The puppets themselves are very expressive particularly Geppetto, the wood carver who creates Pinocchio and is effectively his father (voiced by David Bradley). Other members of the impressive voice cast include Ewan McGregor as Sebastian J. Cricket (note – not Jiminy); Gregory Mann as both Pinocchio and Carlo (who is Geppetto’s human son) and Tilda Swinton, as the Wood Sprite, who gives the wooden boy life and also as Death, who holds his fate in her hands.
Like the Disney version, the film is inspired by Italian author Carlo Collodi’s children’s book, taking elements from it and adding others from the film maker’s own creativity. In this case, one of those elements is war, another is death itself. The striking visual style comes from the illustrations by artist Gris Grimley in a new edition of the novel and del Toro is co-directing with stop motion veteran Mark Gustafson. Visually it’s a vibrant collaboration.
The opening scenes between Geppetto and his human son Carlo, which introduce the war theme, are particularly affecting. Set during the First World War their blissfully happy relationship is ended when a stray German bomb hits the village church and kills Carlo. Geppetto plants a pine cone by Carlo’s grave from which a tree grows. Years late in booze filled fit of grief, he chops down the tree and from it creates Pinocchio. Who is just a wooden puppet until the Wood Sprite gives him life.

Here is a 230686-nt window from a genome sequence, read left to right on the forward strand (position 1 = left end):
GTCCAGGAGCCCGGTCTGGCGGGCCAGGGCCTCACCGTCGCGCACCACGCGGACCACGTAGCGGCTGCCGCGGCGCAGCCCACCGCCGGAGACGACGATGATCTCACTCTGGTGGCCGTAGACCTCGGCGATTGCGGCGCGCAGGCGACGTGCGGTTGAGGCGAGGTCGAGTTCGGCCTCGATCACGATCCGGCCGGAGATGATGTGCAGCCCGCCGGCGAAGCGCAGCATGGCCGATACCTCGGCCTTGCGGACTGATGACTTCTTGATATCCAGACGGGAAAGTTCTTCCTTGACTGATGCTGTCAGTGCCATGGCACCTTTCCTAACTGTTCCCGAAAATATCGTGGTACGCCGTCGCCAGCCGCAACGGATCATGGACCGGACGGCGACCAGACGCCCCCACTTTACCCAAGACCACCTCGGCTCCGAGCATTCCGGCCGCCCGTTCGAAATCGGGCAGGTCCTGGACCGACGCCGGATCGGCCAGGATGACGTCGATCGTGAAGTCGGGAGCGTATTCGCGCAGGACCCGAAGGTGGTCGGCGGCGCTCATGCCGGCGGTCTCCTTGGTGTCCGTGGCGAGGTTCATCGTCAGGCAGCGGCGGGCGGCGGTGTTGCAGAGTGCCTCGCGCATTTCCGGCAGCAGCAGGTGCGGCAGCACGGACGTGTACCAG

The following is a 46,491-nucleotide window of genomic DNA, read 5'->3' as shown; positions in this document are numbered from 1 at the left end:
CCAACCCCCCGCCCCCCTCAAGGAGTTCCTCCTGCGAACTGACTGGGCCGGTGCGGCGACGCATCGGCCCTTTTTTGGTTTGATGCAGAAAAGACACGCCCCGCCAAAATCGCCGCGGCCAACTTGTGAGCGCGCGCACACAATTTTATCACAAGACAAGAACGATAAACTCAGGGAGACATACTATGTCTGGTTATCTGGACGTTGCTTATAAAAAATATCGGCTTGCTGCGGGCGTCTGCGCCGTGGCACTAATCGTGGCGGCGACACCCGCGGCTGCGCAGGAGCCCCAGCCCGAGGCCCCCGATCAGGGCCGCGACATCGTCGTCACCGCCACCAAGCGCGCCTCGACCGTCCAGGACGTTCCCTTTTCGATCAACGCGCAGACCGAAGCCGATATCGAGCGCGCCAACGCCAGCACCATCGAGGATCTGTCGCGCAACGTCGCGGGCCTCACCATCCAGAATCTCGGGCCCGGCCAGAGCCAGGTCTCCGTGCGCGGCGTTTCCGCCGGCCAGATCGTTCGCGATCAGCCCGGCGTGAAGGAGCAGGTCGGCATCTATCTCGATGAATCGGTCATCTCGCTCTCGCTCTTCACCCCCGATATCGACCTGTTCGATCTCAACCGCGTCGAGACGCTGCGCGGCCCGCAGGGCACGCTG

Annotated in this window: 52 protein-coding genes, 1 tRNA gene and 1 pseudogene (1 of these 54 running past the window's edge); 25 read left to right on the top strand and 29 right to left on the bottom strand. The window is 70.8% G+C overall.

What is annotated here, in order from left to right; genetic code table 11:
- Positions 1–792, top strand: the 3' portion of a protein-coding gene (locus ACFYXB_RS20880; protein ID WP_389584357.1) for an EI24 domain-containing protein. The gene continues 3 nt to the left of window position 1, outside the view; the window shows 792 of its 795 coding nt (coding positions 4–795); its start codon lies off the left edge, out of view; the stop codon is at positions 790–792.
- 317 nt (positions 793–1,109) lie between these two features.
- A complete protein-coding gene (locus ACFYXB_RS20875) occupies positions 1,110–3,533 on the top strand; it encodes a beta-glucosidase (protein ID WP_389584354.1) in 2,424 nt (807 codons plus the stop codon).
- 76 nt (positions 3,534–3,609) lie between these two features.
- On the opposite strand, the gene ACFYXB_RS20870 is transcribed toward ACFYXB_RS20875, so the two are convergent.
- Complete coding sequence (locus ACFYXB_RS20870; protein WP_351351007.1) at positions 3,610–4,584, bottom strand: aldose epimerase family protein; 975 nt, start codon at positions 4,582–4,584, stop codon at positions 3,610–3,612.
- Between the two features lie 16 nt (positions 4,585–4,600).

And so Pinocchio’s journey begins with a conflicted relationship with a “father” who initially rejects him because he is not like Carlo and who in the course of the story must learn to love the son he has created. Pinocchio himself is rebellious, despite the efforts of his Sprite appointed guide, the wannabe author Sebastian J. Cricket, who is a more intellectual creature than Disney’s Jiminy but also alarmingly prone to getting literally squashed.
Others whom Pinocchio meets include the avaricious carnival master Volpe (Christoph Walz), who forces Pinocchio into his marionette show and his bizarrely ugly monkey sidekick Spazzatura, whose grunts rather than speech are voiced by Cate Blanchett.
War rears its ugly head again. Italy, World War Two and the local Fascist official (Ron Perlman), who forces both his own son and Pinocchio into the fighting force. And then there are the poker playing Black Rabbits, who guard the chamber of Death herself – she who keeps sending Pinocchio back to the world every time he dies – because he is not human, not yet anyway.
The film is a beautiful, imaginative and original version of the story, finding and exploring big themes beneath the fairy tale. And as its PG certificate indicates, del Toro’s fascination with horror as well as myth makes it distinctly scary for small children at times – not to mention sensitive adults
Guillermo del Toro’s Pinocchio is available to view on Netflix